No. 26601 -    Mingo County Redevolopment Authority v. James Green, Sr., single; James Green, Jr., single; Sidney Green, single; Alvin Green, single; Harvey Green,  single; Connie Green, single; and Patricia Green, single, Glen B. Gainer, III,  Auditor and Commissioner of Delinquent and Non-Entered Lands for the State of West Virginia, AND Stephen C. Sluss, Deputy Commissioner of   Delinquent and Non-Entered Lands for Mingo County, v. Maggie Harmon; Matewan Bank; Sheriff of Mingo County, West Virginia; State of West Virginia; and unknown heirs

Maynard, Chief Justice, dissenting:

        I dissent because I believe the circuit court was correct in voiding the deed granted by the Auditor and granting ownership of the property to the Redevelopment Authority.

        The majority bases its decision on the fact that the Auditor complied with the notice requirements of W.Va. Code § 11A-3-1, et seq., but disregards the fact that the Redevelopment Authority properly exercised its authoritySee footnote 1 1 to acquire the property by eminent domain. The record shows that the Redevopment Authority filed a condemnation proceeding against the property on November 20, 1995 and named the State of West Virginia in the complaint in an effort to discover any claim the State might have had on the property. On September 15, 1997, the circuit court entered an order approving the payment of $10,500 into court by the Redevelopment Authority and granting the Redevelopment Authority immediate possession of the property.

        The Redevelopment Authority was not required to pay the accumulated taxes to the Auditor. “The property of an authority is declared to be public property used for essential public and governmental purposes and such property and an authority shall be exempt from all taxes of the municipality, the county, the State or any political subdivision thereof[.]” W.Va. Code § 16-18-15(b) (1951). Also, no execution or other judicial process shall issue against an authority's property. W.Va. Code § 16-18-15(a). Therefore, after the Redevelopment Authority acquired the property in September 1997, the property was exempt from taxation, subjection to a tax sale, or other judicial process. Although the tax sale of the property occurred in April 1997, the deputy commissioner was required, at that point, to submit a report to the Auditor who then approves the sale unless he finds a sale not to be “in the best interest of the state,” in which case he will disapprove of the sale. W.Va. Code § 11A-3-51 (1995). This tax sale process did not terminate until the deputy commissioner conveyed the property to Maggie Harmon on October 1, 1997. However, at that point, the Redevelopment Authority had acquired ownership of the property. As a result, the deputy commissioner lacked the authority to convey the property to another party.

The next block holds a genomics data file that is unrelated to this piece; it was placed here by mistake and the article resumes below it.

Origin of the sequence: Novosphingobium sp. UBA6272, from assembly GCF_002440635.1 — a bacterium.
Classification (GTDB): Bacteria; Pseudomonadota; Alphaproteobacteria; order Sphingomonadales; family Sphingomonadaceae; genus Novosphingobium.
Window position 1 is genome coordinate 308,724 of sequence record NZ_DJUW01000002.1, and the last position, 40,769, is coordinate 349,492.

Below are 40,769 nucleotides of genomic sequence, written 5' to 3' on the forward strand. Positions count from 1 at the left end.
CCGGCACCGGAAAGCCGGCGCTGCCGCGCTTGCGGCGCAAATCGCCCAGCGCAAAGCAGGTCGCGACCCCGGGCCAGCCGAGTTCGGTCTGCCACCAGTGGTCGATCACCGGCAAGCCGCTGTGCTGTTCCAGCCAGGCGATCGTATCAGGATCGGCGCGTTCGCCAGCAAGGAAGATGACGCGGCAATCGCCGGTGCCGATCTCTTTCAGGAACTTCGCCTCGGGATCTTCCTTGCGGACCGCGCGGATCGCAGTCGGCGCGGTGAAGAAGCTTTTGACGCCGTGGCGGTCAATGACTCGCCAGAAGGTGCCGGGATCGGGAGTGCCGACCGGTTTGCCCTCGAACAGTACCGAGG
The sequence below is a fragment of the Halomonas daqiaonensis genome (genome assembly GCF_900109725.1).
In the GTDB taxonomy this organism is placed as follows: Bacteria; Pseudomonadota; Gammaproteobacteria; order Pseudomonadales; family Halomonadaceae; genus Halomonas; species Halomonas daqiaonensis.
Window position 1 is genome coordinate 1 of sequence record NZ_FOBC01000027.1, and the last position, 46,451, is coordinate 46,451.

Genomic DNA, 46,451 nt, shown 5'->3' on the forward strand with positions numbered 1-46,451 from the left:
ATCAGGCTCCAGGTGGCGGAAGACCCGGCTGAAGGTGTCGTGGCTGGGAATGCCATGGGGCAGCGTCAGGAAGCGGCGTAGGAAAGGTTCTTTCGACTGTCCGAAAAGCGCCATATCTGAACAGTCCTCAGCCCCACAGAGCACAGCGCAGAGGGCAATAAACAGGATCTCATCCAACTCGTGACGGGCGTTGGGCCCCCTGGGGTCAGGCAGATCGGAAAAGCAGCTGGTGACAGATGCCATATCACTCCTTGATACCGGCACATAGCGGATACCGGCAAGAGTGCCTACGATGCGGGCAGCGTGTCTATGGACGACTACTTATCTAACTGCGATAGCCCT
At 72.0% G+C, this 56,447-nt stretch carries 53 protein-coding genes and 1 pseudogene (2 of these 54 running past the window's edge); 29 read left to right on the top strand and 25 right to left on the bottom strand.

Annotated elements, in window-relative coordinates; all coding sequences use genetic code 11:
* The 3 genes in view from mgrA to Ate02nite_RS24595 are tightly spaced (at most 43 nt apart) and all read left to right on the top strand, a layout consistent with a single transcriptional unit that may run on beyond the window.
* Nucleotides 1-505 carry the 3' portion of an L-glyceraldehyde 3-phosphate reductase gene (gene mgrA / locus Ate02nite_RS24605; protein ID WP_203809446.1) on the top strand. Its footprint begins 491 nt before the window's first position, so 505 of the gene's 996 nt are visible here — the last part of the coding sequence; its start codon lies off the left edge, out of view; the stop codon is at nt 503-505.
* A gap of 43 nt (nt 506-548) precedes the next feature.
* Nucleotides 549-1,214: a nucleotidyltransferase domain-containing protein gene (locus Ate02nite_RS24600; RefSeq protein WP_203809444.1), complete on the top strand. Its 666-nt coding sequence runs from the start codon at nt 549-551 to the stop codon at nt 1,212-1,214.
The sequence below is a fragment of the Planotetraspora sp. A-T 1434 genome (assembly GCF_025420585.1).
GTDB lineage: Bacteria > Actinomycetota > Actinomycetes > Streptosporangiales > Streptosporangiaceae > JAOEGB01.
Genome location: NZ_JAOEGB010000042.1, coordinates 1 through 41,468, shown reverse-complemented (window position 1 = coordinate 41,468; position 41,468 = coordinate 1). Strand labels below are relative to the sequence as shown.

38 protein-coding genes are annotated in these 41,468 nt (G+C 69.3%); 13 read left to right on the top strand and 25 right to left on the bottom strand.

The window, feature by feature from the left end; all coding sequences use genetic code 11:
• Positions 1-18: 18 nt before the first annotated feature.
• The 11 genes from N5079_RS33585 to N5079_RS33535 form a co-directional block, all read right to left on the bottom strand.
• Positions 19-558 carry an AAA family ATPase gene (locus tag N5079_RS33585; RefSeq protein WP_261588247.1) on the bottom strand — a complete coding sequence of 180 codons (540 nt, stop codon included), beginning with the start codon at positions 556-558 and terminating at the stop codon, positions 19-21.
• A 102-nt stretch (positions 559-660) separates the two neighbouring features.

For this reason, the circuit court was correct to grant ownership of the property to the Redevopment Authority. Accordingly, I dissent.


Footnote: 1     1The Redevelopment Authority's power to act is found in W.Va. Code § 16-18-8 (1951).